It remains a clear, vital national interest of the United States to prevent this from happening. Yet an increasing number of commentators, including some of the very same individuals who opposed the surge in Iraq and called for withdrawal there, now declare Afghanistan essentially unwinnable. Had their view prevailed with respect to Iraq in 2006 and 2007, the consequences of our failure there would have been catastrophic.

There's an important difference though between Iraq and Afghanistan. The Taliban relies on Afghanistan for funding its operation through the poppy fields growing in the country and are willing to defend it at any cost. We have already seen the intensity of the fighting increase over the months since President Obama originally sent additional troops to Afghanistan. The Taliban are also in areas where they have an advantage because of those tall poppy plants and mud walls in the area which can be used for defense and surprise attacks.

The New York Times reported today that Zbigniew Brezinki said American and allied forces are being preceived as invaders (not liberators) which give more political capitol to the Taliban and enable the organization to recruit more members.

Some people are arguing that there is no reason for American forces to be their anymore. But the fact remains America went in their with a declaration that we would help the Afghan people recover from the regime America and its allies took out. Leaving them now would be irresponsible and only create more terrorists in the future. Since the Taliban is so reliant on Afghanistan there's a realy good chance to do important damage to its infrastructure.

The fact still remains though if the terrorists are going to be defeated, it will not only be won on the military front but also the political. It's starting to look like the elections were tampered with in favor of President Karzai.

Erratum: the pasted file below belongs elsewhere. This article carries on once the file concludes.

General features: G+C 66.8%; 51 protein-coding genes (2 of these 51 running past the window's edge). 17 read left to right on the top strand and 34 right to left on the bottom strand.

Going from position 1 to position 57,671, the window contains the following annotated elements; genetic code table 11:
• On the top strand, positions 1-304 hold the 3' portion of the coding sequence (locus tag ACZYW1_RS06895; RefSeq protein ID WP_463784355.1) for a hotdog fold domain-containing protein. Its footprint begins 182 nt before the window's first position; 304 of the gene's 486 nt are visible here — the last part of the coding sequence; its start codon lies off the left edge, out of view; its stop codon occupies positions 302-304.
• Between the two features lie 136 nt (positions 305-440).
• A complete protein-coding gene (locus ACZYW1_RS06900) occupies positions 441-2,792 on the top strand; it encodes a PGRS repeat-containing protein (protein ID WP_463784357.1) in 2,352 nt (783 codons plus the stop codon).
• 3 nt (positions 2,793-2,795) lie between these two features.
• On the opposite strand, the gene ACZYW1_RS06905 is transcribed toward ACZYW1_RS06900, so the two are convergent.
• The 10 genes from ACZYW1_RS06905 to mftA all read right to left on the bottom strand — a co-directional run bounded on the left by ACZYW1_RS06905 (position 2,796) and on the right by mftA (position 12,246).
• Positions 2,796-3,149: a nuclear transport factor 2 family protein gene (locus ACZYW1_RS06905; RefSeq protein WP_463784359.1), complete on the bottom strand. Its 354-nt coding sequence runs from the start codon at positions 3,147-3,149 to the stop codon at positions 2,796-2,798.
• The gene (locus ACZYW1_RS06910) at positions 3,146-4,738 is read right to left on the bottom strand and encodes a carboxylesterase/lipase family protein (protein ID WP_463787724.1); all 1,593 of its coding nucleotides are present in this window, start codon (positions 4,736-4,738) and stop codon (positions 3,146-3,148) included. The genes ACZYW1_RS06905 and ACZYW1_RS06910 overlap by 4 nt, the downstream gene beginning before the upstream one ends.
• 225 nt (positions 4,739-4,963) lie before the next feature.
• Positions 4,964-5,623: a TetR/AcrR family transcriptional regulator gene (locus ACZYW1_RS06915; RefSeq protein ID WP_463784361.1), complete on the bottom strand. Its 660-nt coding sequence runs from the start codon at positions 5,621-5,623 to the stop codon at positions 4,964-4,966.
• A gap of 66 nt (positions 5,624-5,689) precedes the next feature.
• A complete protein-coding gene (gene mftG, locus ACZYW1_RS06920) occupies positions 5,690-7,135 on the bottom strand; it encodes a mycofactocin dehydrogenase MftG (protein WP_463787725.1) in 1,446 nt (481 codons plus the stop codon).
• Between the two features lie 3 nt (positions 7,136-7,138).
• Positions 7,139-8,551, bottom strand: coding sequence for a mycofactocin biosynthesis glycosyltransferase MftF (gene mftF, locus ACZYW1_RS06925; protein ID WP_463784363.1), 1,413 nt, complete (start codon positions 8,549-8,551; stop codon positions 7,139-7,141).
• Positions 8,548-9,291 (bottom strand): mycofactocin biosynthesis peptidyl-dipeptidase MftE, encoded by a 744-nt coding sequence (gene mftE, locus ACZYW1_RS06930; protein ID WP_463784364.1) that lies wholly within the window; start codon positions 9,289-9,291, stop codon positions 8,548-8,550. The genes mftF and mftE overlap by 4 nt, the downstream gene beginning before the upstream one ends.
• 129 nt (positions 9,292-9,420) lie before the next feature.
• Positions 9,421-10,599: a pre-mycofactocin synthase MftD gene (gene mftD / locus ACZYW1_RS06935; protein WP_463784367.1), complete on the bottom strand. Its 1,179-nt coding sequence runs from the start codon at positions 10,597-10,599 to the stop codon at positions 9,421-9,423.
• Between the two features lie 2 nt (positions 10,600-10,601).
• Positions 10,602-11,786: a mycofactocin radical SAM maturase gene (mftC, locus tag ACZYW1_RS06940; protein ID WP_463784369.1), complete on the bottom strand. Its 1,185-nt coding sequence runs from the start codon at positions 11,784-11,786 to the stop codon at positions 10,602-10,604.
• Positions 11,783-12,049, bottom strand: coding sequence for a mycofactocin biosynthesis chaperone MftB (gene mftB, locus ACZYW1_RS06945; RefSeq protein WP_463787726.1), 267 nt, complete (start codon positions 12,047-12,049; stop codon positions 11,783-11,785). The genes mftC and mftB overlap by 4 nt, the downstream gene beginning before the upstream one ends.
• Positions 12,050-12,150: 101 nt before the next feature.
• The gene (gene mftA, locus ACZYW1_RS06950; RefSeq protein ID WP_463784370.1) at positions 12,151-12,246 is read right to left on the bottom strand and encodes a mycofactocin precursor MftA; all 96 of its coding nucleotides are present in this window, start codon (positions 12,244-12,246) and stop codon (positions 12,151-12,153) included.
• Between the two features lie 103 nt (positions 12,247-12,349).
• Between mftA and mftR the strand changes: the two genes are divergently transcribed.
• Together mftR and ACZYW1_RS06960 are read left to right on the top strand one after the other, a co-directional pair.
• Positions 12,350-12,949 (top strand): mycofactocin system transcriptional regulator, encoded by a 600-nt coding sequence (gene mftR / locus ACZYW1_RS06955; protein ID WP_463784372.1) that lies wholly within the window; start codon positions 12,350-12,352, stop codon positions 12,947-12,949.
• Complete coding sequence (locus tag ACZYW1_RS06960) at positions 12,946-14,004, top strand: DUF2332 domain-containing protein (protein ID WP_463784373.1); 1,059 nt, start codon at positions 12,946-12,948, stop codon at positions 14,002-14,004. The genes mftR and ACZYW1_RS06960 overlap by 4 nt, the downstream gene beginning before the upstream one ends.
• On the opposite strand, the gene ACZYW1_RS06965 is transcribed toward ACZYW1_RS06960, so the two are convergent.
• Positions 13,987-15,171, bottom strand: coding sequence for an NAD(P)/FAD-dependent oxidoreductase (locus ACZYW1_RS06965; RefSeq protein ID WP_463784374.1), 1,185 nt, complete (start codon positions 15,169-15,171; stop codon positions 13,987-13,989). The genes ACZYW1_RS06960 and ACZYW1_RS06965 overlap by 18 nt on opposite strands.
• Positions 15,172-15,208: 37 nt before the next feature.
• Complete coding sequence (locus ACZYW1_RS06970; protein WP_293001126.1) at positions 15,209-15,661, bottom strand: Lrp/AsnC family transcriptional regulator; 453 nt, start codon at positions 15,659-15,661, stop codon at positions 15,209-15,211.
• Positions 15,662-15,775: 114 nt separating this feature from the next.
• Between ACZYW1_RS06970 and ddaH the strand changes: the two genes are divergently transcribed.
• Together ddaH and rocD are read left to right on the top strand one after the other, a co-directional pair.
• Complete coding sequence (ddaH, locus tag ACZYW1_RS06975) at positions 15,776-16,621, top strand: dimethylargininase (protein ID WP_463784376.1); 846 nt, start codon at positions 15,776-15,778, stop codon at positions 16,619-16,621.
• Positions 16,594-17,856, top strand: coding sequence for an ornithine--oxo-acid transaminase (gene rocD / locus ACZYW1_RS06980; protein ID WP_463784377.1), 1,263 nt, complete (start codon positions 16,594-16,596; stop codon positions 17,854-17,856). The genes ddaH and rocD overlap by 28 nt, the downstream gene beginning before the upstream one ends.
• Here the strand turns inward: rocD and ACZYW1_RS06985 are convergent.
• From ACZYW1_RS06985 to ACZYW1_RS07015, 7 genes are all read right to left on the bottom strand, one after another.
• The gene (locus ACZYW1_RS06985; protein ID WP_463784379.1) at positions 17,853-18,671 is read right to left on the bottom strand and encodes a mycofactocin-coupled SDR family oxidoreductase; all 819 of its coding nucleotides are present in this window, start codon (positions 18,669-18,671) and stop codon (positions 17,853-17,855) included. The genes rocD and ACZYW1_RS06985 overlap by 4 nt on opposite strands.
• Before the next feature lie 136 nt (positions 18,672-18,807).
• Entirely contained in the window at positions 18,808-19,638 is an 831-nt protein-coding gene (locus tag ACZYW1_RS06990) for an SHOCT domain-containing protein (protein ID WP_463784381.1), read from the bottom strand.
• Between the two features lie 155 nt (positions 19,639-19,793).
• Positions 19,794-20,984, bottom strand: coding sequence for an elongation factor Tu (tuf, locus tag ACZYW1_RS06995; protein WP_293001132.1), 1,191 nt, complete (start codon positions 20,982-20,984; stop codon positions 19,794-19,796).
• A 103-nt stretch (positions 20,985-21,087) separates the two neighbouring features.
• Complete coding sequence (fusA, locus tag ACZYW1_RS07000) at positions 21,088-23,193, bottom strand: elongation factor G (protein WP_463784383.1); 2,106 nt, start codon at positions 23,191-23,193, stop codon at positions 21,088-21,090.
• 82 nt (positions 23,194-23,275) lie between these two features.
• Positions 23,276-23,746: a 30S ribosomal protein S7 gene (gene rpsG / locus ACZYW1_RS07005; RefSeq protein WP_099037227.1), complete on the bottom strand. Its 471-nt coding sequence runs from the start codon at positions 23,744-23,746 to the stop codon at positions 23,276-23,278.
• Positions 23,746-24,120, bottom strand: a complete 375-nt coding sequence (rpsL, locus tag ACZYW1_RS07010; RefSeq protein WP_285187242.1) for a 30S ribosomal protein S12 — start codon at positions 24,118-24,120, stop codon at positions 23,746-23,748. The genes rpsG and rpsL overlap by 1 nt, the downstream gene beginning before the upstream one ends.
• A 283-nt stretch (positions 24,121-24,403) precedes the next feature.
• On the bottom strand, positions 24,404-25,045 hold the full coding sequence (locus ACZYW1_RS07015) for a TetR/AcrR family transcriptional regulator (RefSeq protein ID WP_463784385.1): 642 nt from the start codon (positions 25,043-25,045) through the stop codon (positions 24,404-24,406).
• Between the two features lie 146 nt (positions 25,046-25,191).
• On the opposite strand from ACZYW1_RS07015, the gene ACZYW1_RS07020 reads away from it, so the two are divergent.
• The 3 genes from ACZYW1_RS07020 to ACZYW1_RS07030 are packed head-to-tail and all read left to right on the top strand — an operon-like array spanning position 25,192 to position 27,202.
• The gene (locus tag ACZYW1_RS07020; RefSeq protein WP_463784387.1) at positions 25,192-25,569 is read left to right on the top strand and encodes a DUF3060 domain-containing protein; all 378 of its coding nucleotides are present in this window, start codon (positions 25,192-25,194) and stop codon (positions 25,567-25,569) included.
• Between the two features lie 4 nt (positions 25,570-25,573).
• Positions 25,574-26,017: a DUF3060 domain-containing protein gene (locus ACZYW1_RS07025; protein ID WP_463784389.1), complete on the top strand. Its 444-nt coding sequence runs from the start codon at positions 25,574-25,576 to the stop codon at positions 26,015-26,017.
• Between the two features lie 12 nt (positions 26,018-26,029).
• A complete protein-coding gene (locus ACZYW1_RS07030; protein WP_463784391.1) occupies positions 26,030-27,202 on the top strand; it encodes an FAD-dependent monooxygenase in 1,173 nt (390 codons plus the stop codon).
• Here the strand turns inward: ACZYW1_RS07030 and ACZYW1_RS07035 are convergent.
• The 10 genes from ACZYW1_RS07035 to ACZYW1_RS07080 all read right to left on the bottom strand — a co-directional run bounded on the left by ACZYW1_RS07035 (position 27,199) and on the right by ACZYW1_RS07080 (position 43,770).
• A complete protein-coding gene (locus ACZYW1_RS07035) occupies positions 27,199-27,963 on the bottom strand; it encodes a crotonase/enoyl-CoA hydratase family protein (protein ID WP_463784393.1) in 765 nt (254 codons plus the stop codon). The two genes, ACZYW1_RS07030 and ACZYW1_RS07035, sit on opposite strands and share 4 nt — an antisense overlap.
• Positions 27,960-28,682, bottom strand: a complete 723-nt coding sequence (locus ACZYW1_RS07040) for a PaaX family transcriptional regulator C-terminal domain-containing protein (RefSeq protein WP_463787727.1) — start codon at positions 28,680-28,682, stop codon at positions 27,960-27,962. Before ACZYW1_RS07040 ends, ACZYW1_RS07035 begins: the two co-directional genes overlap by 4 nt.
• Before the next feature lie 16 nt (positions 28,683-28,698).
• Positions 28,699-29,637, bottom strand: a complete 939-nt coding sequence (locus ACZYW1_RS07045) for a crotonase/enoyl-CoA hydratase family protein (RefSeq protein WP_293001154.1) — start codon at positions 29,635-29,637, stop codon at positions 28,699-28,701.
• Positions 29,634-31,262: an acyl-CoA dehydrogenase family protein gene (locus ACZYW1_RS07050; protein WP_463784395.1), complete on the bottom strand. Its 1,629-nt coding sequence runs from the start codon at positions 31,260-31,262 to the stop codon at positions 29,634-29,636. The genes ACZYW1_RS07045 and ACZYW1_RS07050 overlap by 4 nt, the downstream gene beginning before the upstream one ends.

The best thing the allied forces can do right now is put pressure on the Afghan government to take care of its people, or the troops will be pulled out. Also, to show (not tell) the Afghans we are on their side, the State Department should help them build schools and other facilities that are needed for their society to thrive.

So as healthcare is something that needs to be reformed for America's future, so does the war in Afghanistan. People remember how you treat them, and if we leave the Afghans stranded, there will be consequences in the future.

Sunday, September 6, 2009

Stay In School

With the recent town hall meetings that were broadcast on TV, some people might think that people had always listened to politicians. Let me tell you, I’ve been to enough political debates, forums and what have you, to know that’s not the case. Usually people are talking, eating, basically doing anything except listen to their elected official. It’s sad but true.

What’s worse right now is the uproar over President Obama talking to schoolchildren.
Let’s be clear, it’s a back to school speech. He’s going to tell these children to stay in school because education is important to succeed. I like this message, and who knows, the children may actually pay attention.

Apparently, some parent’s are afraid that the President will try to influence their children into believing in his political ideology. But this is not a policy speech, and as I’m sure most people know (and will hopefully be watching) he will be giving one Wednesday night. If staying in school is a controversial issue in this country, we have some serious issues.

My friend (a Republican) sent me a link to the Heritage Foundation explaining why having the President talk to school children is a bad idea. Apparently it’s not just because parent’s don’t like the President, it’s also because there are lesson plans being released by the Department of Education which asks questions about the speech the President will give. Heritage believes this goes over the mandate by the Education Department and the federal government is getting too involved in local schools. But while the release makes it seem like the lesson is mandatory, it’s not.

As I recall though, there was a little bill called No Child Left Behind which required all States to make sure their schools were being held accountable. And I know it was a long time ago, but I believe it was signed by Republican President George W. Bush.

No Child Left Behind was passed on bipartisan consensus. We don’t get a whole lot of that today and unfortunately it makes it harder for politicians to get good things done for the American people. The debate on health care is so heated that it has become hard for even the non-controversial parts of the plan to come to a vote.

I guess what I am trying to say is: get a grip. Relax. It’s Labor Day weekend. Go to the beach, spend time with family and friends. The last thing anyone has to worry about is the President giving a speech talking about the importance in education.